“The urinalysis is not a very exciting medical test,” stated Dr. Fishbinder. “It doesn’t matter that it’s cheap, fast, and most likely to provide an explanation for strange behavior in hospitalized patients. It’s really not as elegant as the testing involved in a chronic anemia or metabolic encephalopathy work up. I keep it in my back pocket in case all other tests are negative, including brain MRIs and PET scans.”

Nursing staff at Richmond Medical Hospital report that efforts to inform hospitalists about foul smelling urine have generally fallen on deaf ears. “I have tried to tell the hospitalists about cloudy or bloody urine that I see in patients who are undergoing extensive work ups for mental status changes,” reports nurse Sandy Anderson. “But they insist that ‘all urine smells bad’ and it’s really more of a red herring.”

Another nurse reports that delay in diagnosing urinary tract infections (while patients are scheduled for brain MRIs, nuclear scans, and biopsies) can lead to worsening symptoms which accelerate and expand testing. “Some of my patients are transferred to the ICU during the altered mental status work up,” states nurse Anita Misra. “The doctors seem to be very excited about the additional technology available to them in the intensive care setting. Between the central line placement, arterial blood gasses, and vast array of IV fluid and medication options, urosepsis is really an excellent entré into a whole new level of care.”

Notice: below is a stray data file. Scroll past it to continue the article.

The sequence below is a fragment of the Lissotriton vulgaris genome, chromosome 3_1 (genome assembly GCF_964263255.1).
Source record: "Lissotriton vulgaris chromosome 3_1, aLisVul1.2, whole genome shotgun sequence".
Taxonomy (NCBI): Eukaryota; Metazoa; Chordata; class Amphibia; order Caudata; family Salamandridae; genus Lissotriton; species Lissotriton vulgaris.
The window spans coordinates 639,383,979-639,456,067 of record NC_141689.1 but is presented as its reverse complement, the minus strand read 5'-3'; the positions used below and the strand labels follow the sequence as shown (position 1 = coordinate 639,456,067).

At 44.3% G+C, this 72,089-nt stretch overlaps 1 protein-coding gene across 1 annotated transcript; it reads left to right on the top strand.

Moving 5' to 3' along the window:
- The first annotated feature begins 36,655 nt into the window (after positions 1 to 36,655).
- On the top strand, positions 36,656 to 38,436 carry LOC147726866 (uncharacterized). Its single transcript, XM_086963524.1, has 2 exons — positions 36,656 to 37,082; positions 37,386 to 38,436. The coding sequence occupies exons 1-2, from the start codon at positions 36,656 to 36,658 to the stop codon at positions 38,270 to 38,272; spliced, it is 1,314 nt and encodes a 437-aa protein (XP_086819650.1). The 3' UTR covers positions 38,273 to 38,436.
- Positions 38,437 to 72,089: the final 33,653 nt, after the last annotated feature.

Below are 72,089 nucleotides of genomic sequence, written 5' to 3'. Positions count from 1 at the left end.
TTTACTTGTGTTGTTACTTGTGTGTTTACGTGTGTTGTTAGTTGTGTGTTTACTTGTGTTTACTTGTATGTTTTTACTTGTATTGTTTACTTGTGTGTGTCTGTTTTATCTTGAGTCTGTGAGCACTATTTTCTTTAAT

“As far as medicine-induced mental status changes are concerned,” added Dr. Fishbinder, “We’ve never seen a single case in the past 10 years. Today’s patients are incredibly resilient and can tolerate mixes of opioids, anti-depressants, anti-histamines, and benzodiazepines without any difficulty. We know this because most patients have been prescribed these cocktails and have been taking them for years.”

Patient family members have expressed gratitude for Dr. Fishbinder’s diagnostic process, and report that they are very pleased that he is doing everything in his power to “get to the bottom” of why their loved one isn’t as sharp as they used to be.

“I thought my mom was acting strange ever since she started taking stronger pain medicine for her arthritis,” says Nelly Hurtong, the daughter of one of Dr. Fishbinder’s inpatients. “But now I see that there are deeper reasons for her ‘altered mental status’ thanks to the brain MRI that showed some mild generalized atrophy.”

Hospital administrators praise Dr. Fishbinder as one of their top physicians. “He will do whatever it takes to figure out the true cause of patients’ cognitive impairments.” Says CEO, Daniel Griffiths. “And not only is that good medicine, it is great for our Press Ganey scores and our bottom line.”

As for the nursing staff, Griffiths offered a less glowing review. “It’s unfortunate that our nurses seem preoccupied with urine testing and medication reconciliation. I think it might be time for us to mandate further training to help them appreciate more of the medical nuances inherent in quality patient care.”

Dr. Fishbinder is in the process of creating a half-day seminar on ‘altered mental status in the inpatient setting,’ offering CME credits to physicians who enroll. Richmond Medical Hospital intends to sponsor Dr. Fishbinder’s course, and franchise it to other hospitals in the state, and ultimately nationally.

***